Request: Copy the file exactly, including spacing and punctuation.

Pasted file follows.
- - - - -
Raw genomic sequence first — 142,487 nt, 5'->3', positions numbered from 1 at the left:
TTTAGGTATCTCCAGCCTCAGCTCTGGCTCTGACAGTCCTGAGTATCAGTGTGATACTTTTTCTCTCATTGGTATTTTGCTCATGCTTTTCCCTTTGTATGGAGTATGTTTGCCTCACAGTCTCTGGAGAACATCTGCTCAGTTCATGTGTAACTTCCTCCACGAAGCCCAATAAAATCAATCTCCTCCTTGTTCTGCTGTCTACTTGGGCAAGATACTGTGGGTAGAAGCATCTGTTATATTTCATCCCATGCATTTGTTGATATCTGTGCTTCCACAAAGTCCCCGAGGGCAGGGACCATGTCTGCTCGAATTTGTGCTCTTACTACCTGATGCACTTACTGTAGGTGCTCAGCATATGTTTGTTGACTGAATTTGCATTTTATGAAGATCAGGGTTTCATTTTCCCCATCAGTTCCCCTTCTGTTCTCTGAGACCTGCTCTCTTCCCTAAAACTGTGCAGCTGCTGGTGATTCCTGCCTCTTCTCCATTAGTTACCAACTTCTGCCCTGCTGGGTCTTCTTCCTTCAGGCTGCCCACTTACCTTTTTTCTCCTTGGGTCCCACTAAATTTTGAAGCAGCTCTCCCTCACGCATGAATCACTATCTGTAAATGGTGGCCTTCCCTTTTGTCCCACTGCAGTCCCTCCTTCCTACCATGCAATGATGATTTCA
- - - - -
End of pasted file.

Raw genomic sequence first — 142,487 nt, 5'->3', positions numbered from 1 at the left:
TTTAGGTATCTCCAGCCTCAGCTCTGGCTCTGACAGTCCTGAGTATCAGTGTGATACTTTTTCTCTCATTGGTATTTTGCTCATGCTTTTCCCTTTGTATGGAGTATGTTTGCCTCACAGTCTCTGGAGAACATCTGCTCAGTTCATGTGTAACTTCCTCCACGAAGCCCAATAAAATCAATCTCCTCCTTGTTCTGCTGTCTACTTGGGCAAGATACTGTGGGTAGAAGCATCTGTTATATTTCATCCCATGCATTTGTTGATATCTGTGCTTCCACAAAGTCCCCGAGGGCAGGGACCATGTCTGCTCGAATTTGTGCTCTTACTACCTGATGCACTTACTGTAGGTGCTCAGCATATGTTTGTTGACTGAATTTGCATTTTATGAAGATCAGGGTTTCATTTTCCCCATCAGTTCCCCTTCTGTTCTCTGAGACCTGCTCTCTTCCCTAAAACTGTGCAGCTGCTGGTGATTCCTGCCTCTTCTCCATTAGTTACCAACTTCTGCCCTGCTGGGTCTTCTTCCTTCAGGCTGCCCACTTACCTTTTTTCTCCTTGGGTCCCACTAAATTTTGAAGCAGCTCTCCCTCACGCATGAATCACTATCTGTAAATGGTGGCCTTCCCTTTTGTCCCACTGCAGTCCCTCCTTCCTACCATGCAATGATGATTTCA